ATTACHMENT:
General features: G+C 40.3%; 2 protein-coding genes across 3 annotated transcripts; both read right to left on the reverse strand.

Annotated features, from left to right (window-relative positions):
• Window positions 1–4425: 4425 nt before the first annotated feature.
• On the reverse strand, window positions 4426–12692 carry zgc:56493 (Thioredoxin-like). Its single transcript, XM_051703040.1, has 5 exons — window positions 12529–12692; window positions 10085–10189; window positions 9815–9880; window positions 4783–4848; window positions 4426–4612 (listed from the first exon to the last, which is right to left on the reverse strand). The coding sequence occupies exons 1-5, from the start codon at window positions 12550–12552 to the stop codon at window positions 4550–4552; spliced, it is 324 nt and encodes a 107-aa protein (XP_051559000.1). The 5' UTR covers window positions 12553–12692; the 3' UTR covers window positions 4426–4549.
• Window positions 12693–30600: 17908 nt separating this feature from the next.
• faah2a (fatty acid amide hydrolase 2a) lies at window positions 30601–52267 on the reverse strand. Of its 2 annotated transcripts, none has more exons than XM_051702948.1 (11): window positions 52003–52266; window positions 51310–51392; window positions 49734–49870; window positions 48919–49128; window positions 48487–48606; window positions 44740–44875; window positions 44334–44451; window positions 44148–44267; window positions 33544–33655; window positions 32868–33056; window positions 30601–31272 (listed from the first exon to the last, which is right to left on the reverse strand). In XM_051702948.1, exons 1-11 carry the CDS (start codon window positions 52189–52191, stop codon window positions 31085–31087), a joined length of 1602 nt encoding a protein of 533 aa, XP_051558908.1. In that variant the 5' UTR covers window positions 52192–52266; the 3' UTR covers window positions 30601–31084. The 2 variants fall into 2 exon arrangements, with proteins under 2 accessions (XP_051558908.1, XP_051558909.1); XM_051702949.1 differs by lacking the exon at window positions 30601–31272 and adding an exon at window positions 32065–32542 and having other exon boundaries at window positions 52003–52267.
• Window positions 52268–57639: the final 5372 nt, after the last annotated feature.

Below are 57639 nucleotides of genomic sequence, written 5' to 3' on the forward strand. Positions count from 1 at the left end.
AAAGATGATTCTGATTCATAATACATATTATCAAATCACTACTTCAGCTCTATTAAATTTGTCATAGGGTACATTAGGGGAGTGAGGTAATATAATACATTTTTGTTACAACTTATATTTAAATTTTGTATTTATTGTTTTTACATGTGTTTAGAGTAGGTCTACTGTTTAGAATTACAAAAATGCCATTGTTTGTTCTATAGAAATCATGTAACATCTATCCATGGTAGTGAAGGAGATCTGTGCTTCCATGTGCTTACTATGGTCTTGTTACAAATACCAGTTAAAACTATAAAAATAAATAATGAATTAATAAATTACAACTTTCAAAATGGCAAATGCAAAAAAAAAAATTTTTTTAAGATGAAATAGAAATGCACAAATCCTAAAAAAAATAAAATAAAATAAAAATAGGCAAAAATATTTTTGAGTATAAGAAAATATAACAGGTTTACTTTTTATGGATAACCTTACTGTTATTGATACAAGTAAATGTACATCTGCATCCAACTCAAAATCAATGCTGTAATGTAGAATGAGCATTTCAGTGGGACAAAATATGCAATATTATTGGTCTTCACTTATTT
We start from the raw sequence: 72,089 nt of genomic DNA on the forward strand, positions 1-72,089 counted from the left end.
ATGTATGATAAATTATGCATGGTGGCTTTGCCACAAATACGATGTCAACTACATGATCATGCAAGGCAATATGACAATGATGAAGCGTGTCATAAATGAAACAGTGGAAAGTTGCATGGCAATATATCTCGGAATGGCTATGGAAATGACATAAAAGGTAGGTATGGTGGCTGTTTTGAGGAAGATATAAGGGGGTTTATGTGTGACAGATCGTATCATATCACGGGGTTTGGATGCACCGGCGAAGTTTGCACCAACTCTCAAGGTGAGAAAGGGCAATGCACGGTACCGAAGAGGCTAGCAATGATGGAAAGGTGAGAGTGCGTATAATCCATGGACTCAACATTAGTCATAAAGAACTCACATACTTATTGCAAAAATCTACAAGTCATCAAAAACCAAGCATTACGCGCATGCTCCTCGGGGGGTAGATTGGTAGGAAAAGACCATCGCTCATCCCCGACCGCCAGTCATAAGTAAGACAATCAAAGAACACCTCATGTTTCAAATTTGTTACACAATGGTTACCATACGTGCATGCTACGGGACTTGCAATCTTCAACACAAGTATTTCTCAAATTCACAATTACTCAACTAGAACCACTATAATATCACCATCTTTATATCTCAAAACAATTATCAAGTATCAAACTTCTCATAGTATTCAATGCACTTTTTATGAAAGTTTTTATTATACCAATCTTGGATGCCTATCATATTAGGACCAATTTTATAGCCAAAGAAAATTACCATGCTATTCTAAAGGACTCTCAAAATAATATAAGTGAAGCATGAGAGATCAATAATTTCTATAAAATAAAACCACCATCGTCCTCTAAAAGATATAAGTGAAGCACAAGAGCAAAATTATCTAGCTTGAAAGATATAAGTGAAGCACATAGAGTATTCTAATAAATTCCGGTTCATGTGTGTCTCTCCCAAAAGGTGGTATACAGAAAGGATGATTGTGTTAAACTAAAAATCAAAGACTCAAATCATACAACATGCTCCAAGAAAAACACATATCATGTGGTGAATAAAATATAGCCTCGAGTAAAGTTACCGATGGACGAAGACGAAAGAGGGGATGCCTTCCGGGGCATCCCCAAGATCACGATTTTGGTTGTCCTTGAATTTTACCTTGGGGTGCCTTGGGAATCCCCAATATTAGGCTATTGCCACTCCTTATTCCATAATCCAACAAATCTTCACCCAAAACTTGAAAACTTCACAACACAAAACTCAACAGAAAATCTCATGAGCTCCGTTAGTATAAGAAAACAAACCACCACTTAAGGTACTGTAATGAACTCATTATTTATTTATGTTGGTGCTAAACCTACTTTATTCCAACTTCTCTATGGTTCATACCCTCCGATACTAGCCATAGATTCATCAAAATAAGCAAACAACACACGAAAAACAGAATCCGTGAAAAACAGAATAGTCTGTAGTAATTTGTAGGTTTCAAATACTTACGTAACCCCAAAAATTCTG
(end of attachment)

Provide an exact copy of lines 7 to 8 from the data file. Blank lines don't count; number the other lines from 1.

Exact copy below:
• Window positions 52268–57639: the final 5372 nt, after the last annotated feature.

Below are 57639 nucleotides of genomic sequence, written 5' to 3' on the forward strand. Positions count from 1 at the left end.